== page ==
A deeply humane, inspiring memoir by a young neurosurgeon faced with a terminal diagnosis that attempts to answer the questions: given that all organisms die, what makes a meaningful life? And, as a doctor, what does it mean to hold mortal—and moral—responsibility for another person’s identity? For readers of Atul Gawande and Siddhartha Mukherjee.
At the age of 36, on the verge of a completing a decade’s worth of training as a neurosurgeon, Paul Kalanithi’s health began to falter. He started losing weight and was wracked by waves of excruciating back pain. A CT scan confirmed what Paul, deep down, had suspected: he had stage four lung cancer, widely disseminated. One day, he was a doctor making a living treating the dying, and the next, he was a patient struggling to live. Just like that, the future he and his wife had imagined, the culmination of decades of striving, evaporated.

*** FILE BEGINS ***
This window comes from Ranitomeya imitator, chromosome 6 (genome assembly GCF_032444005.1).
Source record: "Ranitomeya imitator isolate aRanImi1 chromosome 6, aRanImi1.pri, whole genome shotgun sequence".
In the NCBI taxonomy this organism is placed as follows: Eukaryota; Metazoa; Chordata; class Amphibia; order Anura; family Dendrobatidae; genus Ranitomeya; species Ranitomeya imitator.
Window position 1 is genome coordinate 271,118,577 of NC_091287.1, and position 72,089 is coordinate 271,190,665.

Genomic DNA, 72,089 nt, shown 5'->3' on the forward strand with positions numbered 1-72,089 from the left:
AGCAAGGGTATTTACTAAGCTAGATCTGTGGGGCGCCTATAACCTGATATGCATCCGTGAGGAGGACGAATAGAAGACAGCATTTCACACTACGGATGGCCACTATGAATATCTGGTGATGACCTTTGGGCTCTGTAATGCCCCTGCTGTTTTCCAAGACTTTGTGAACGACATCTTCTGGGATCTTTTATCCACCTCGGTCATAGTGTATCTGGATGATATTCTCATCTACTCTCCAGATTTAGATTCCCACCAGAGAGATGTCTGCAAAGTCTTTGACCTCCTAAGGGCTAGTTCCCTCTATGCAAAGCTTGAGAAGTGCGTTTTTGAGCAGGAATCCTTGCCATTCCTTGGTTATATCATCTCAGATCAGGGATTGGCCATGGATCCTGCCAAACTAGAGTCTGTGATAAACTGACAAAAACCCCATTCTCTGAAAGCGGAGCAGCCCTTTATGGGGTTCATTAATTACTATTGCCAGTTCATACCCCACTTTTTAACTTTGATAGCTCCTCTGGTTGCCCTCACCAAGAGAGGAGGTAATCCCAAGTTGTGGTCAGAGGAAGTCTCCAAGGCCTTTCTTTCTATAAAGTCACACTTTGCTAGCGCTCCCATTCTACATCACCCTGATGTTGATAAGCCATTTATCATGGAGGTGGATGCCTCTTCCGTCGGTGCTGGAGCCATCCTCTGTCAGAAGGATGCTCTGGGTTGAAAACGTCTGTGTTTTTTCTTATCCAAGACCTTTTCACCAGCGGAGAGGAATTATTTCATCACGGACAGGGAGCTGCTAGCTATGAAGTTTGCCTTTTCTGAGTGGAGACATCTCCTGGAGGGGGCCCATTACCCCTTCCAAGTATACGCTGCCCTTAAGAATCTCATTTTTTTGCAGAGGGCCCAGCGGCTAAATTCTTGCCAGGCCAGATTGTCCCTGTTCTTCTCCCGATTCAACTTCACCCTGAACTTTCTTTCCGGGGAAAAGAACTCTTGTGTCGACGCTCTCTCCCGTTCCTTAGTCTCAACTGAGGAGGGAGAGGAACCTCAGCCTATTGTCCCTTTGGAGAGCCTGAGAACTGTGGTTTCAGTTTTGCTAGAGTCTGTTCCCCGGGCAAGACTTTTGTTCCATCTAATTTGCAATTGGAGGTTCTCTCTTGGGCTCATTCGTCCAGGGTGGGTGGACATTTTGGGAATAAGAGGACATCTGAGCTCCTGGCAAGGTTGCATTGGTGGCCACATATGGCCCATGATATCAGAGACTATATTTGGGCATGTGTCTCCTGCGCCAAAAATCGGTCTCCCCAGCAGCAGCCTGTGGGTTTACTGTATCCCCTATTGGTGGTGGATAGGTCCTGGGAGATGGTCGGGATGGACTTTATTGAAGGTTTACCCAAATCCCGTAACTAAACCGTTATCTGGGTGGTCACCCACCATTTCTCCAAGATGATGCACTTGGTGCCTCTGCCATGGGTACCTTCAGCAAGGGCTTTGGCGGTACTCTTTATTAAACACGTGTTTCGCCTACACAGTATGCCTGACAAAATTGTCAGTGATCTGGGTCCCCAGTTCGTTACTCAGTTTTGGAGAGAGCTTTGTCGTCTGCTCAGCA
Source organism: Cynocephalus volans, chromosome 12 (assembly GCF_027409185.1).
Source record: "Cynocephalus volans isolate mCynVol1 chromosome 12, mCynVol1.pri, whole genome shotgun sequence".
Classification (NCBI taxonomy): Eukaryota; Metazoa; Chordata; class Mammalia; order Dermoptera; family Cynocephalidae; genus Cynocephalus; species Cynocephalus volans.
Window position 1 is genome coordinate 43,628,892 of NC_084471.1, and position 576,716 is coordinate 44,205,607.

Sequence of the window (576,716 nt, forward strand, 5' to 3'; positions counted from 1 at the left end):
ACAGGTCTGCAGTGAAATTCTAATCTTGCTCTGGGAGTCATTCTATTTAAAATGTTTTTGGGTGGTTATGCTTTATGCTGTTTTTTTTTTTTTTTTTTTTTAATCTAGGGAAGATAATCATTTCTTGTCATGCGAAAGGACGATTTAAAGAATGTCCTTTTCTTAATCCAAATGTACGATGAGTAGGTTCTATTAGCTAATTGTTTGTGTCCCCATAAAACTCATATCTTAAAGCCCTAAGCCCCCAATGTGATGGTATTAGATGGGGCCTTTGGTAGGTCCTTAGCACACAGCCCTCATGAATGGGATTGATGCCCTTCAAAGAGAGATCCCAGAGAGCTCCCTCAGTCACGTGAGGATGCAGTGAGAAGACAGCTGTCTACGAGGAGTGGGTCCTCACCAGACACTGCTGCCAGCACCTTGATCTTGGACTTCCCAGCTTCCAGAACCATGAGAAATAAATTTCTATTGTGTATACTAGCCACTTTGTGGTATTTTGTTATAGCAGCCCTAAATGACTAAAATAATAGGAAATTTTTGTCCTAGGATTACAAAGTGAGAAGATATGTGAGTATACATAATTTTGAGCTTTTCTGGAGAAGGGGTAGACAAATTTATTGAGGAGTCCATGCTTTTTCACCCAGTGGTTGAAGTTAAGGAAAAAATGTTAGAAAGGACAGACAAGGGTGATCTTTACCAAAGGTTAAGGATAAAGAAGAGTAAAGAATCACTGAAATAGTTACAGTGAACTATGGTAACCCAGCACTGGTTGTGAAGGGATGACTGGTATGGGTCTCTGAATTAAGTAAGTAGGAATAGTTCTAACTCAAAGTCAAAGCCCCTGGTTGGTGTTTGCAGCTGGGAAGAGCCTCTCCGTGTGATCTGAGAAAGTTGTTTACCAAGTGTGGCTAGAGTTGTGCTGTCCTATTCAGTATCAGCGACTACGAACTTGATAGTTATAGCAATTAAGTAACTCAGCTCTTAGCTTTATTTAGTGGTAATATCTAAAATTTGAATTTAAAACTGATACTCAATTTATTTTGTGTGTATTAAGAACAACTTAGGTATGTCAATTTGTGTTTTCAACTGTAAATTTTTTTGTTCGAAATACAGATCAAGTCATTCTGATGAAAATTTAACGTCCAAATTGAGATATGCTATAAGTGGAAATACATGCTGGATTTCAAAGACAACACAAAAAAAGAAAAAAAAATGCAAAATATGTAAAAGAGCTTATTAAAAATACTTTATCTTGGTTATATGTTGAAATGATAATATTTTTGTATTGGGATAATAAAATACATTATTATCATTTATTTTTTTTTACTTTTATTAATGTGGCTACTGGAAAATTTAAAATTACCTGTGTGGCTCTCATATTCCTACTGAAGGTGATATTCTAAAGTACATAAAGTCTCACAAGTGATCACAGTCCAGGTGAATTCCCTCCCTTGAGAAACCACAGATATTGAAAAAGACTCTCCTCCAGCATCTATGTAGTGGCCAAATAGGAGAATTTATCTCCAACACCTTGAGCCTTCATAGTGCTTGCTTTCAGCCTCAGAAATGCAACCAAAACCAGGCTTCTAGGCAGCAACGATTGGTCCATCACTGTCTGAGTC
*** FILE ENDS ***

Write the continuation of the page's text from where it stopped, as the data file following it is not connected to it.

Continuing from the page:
With incredible literary quality, philosophical acuity, and medical authority, he approaches the questions raised by facing mortality from the dual perspective of the neurosurgeon who spent a decade meeting patients in the twilight between life and death, and the terminally ill patient who suddenly found himself living in that liminality. What makes life worth living in the face of death? What happens when the future, instead of being a ladder toward the goals of life, flattens out into a perpetual present? When faced with a terminal diagnosis, what does it mean to have a child, to nuture a new life as another one fades away? As Paul wrote, “Before my cancer was diagnosed, I knew that someday I would die, but I didn’t know when. After the diagnosis, I knew that someday I would die, but I didn’t know when. But now I knew it acutely. The problem wasn’t really a scientific one. The fact of death is unsettling. Yet there is no other way to live.”